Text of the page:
Ikko Tanaka

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Ikko Tanaka (田中 一光, Tanaka Ikkō, January 13, 1930 – January 10, 2002) was a Japanese graphic designer.


Born in 1930 in Nara City,[1] Ikko Tanaka studied art at the Kyoto City School of Fine Arts. Ikko Tanaka worked at the Sankei Shinbun, Nippon Design Center, and subsequently established his first design studio in Tokyo, the Ikko Tanaka Design Studio, in 1963.[1][2] Tanaka was ranked the freshest Japanese designer of the 20th century by GQ in 2001.


Ikko Tanaka's work includes the design of the symbols for Expo '85 in Tsukuba and World City Expo Tokyo '96. Amongst others he has worked for the Seibu Saison Group, The International Garden and Greenery Exposition, Hanae Mori, Issey Miyake, and the Mazda Corporation. Tanaka has curated and designed exhibitions for the Victoria and Albert Museum (London) and throughout Japan.[1] He has also designed the main logo of Osaka University.[3] Ikko Tanaka published several books, including "Design, no Zengo Sayu." and an autobiography, "Tanaka Ikko: graphic master".[4][5]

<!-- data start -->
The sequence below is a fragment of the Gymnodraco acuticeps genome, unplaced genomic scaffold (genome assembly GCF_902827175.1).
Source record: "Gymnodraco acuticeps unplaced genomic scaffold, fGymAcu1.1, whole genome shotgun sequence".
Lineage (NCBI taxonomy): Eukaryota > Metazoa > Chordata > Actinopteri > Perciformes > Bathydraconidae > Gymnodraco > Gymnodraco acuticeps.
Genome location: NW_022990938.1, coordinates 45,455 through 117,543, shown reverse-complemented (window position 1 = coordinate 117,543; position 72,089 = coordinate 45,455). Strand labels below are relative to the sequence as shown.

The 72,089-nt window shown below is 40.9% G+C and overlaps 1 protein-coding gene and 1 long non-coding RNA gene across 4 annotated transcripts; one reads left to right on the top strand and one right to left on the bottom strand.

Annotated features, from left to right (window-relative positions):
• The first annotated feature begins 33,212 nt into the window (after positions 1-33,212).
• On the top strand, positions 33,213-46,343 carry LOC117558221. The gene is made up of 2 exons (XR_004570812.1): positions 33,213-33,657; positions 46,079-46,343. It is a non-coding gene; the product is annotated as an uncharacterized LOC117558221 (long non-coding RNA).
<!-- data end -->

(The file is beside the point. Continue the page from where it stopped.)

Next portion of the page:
Ikko Tanaka is credited with developing the Muji together with Kazuko Koike (marketing consultant), and Takashi Sugimoto (interior designer).[6] Tanaka articulated the Muji vision and appearance, and he provided ideas and prototypes that visualized the design strategy. He worked as Muji's art director until 2001. In September 2012 there was a retrospective of his work at 21 21 Design Sight in Tokyo, curated by one of his closest collaborators Kazuko Koike. [7]


Ikko Tanaka has received several awards, including the JAAC Special Selection, Mainichi Design Award, Minister of Education Newcomer Prize, Tokyo ADC Members' Grand Prize, Mainichi Art Award, Purple Ribbon Medal, and the New York ADC Hall of Fame Prize. Tanaka has exhibitions in New York, Los Angeles, Paris, Mexico.


  1. ^ a b c The Art Directors Club / Hall of Fame
  2. ^ Heller, Steven (2002-01-24). "Ikko Tanaka, 71, Japanese Graphic Designer". The New York Times. ISSN 0362-4331. Retrieved 2020-07-23.
  3. ^ "大阪大学の校章". derma.med.osaka-u.ac.jp. Retrieved 2020-02-27.
  4. ^ Tanaka, Ikko; Calza Carlo, Gian (1997). Tanaka Ikko: graphic master. Phaidon. Retrieved 20 February 2015.
  5. ^ Ikko Tanaka
  6. ^ If You Want to Make an Understatement - New York Times
  7. ^ "Ikko Tanaka: between past and future, East and West". www.domusweb.it. Retrieved 2020-02-27.

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